By Jesse Marx
By Chris Parker
By Jake Rossen
By Jesse Marx
By Michelle LeBow
By Alleen Brown
By Maggie LaMaack
By CP Staff
THE WAY EVERYBODY was talking last week, you'd have thought the Minneapolis School District had just let Stuart Smalley go. Phrases like "reinventing leadership," "matching tasks and strengths," even "abandonment issues" were flying as district officials explained how Superintendent Peter Hutchinson was more than good enough, plenty smart enough, how people liked him--and that yet, he was out of office with one day's notice.
Normally, under those circumstances, questions would be asked. Simple ones, like, what went wrong? But frank talk has never been a hallmark of Minneapolis's education debate. Unless you're an insider, the only way you'll get a sense of what's going on is by reading between the lines:
- MN4MN Fashion WeekendSeptember 17, 2014
- Beer of the Week: Steel Toe's RainmakerFebruary 12, 2014
- Apple Valley, Minnetonka are Twin Cities hotbeds for cheating spousesJune 3, 2014
- Four Firkins specialty beer store launches fundraiser to open second locationApril 3, 2014
- 5 Best Bets For Restaurant Week in the Twin CitiesOctober 21, 2014
The departure wasn't Hutchinson's idea. Granted, the super and his company, Public Strategies Group, always saw their historic appointment--they were the first private firm ever to manage a large urban school district--as a temporary gig. They would "reinvent" Minneapolis schools, clean up the books, and move on. Yet when he left for a personal leave in early April, Hutchinson says, he expected to come back to stay. Instead, he barely made it back to clean out his desk.
Hutchinson's temporary absence helped speed his departure. The two-month leave, which the super says he needed to deal with exhaustion and family matters, came out of the blue: School board chairman Bill Green says he didn't find out about it until Hutchinson had already left. During the leave, it was school-district staff, not PSG's, who filled the super's shoes, prompting questions about what exactly the district needed PSG for in the first place. Those questions became louder when the super-less district faced a crucial debate at the Legislature and a hurricane of criticism over its test scores.
Day-to-day management wasn't PSG's strength. According to a report prepared by a local consultant, the company was always more interested in the vision thing--its notion of re-engineering the public sector--than on implementation. The firm has gotten near-universal praise for straightening out the district's books, streamlining hiring-and-firing procedures, and developing a district-wide curriculum. But its snafus, including large payments to outside consultants and a foul-up involving state funding based on test scores, got scant attention.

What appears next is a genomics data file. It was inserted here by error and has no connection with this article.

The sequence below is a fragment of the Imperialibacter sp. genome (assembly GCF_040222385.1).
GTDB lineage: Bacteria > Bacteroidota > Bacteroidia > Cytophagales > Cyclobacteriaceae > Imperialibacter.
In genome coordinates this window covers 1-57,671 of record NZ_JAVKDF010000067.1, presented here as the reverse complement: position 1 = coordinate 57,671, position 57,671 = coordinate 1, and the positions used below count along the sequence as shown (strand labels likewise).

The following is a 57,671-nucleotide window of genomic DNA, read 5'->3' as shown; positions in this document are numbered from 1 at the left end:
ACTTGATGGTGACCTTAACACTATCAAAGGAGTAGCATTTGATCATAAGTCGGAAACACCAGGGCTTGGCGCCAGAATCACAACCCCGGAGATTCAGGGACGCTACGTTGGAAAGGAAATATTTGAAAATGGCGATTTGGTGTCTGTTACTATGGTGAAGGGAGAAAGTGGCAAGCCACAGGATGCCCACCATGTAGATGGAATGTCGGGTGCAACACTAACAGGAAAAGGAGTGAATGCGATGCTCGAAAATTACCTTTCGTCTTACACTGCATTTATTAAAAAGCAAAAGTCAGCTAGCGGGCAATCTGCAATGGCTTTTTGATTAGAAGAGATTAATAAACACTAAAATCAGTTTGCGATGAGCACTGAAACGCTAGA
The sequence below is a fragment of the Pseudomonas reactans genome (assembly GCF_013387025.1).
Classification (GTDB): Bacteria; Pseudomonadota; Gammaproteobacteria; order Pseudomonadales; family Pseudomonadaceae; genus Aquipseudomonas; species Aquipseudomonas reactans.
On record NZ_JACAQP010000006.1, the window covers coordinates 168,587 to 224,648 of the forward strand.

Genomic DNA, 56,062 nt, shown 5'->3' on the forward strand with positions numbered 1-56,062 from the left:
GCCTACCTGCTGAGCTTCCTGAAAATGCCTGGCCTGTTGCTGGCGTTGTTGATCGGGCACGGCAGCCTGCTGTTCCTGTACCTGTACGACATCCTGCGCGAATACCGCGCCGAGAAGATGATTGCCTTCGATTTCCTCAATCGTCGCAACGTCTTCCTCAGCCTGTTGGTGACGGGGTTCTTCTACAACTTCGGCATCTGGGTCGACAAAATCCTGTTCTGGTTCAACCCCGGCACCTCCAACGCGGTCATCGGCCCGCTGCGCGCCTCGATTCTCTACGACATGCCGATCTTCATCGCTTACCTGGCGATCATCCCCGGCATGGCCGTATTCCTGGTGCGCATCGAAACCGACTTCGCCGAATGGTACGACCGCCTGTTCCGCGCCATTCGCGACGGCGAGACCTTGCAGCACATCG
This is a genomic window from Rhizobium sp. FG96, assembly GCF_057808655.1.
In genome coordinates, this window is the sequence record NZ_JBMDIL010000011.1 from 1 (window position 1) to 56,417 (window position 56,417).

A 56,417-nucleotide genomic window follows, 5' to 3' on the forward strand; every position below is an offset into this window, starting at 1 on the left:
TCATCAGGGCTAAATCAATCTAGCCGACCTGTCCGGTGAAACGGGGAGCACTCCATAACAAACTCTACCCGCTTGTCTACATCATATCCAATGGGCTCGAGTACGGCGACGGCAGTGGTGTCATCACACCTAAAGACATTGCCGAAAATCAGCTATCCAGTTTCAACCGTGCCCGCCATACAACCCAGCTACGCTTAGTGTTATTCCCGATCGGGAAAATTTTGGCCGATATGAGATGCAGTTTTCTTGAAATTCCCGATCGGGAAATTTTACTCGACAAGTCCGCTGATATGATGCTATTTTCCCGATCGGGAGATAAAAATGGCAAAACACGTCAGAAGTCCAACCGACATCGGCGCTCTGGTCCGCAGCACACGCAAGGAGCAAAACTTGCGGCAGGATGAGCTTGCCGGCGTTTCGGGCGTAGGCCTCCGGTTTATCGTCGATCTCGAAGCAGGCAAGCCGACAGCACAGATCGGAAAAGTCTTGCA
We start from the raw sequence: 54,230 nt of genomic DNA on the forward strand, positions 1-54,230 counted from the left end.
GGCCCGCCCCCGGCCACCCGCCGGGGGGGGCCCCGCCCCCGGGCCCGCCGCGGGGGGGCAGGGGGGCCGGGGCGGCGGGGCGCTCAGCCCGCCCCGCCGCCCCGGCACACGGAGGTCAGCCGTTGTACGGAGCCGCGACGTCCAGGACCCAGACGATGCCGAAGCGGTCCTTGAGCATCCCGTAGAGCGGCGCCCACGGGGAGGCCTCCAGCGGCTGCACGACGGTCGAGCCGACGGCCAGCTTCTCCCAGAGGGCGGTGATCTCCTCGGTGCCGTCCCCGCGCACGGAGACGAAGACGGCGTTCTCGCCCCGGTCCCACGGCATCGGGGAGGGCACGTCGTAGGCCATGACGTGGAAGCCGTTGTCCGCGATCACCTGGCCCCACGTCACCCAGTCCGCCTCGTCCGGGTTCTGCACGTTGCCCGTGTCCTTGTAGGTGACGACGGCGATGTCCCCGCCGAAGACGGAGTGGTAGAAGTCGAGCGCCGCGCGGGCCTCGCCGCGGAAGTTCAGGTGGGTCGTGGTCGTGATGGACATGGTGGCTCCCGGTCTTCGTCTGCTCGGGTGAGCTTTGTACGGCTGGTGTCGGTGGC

Race matters. When statewide basic-skill tests results for eighth-graders came out in April, officials accentuated the positive: Scores were up for kids who had been in Minneapolis schools for more than a year. But the gap between whites and students of color--a gap PSG was supposed to eliminate--was wide as ever. Grumbling from parents intensified, especially given that PSG's top "accomplishment" so far in effect resegregated many schools. Finally, Urban League President Gary Sudduth gave a "Show Us the Money" speech, demanding an accounting of state funds that were supposed to help disadvantaged students. Barely two weeks later, two of the district's top African American officials publicly blasted it for failing to serve children of color.
That outburst may have tipped the scales against Hutchinson. The Minneapolis school district is one of the more paranoid mini-universes around; officials are constantly fretting about press coverage and perceptions, especially those held by middle-class parents. And PSG's top mandate was to "restore public confidence" in the district.
The day the African American officials complained, Green had a previously scheduled lunch with Hutchinson. He told the super that in his absence, district and PSG officials had been talking about "capacity," which really meant figuring out whether PSG could do the job. He mentioned the officials' comments at the meeting and promised to send tapes. Hutchinson "took all that under advisement" and went home.
By the time he came back to the office three weeks later, on May 27, he and most everyone else already knew he was on his way out. The arrangements for his departure had "mostly been made in his absence," says Green. Katrina Reed, who'd run the district during Hutchinson's leave, took over as acting super. She doesn't want the permanent job.
Who will, at this point, is a tricky question. Former head of school and site services Carol Johnson, who many thought would have made an excellent super, is running the St. Louis Park schools. Likewise, none of the top district officials PSG assembled to "lead the district into the future" will be considered. That leaves outside candidates--in fact, from the noises board members are making, the further removed the future super is from current Minneapolis operations, the better. And that in itself, if you read between the lines, is an interesting statement.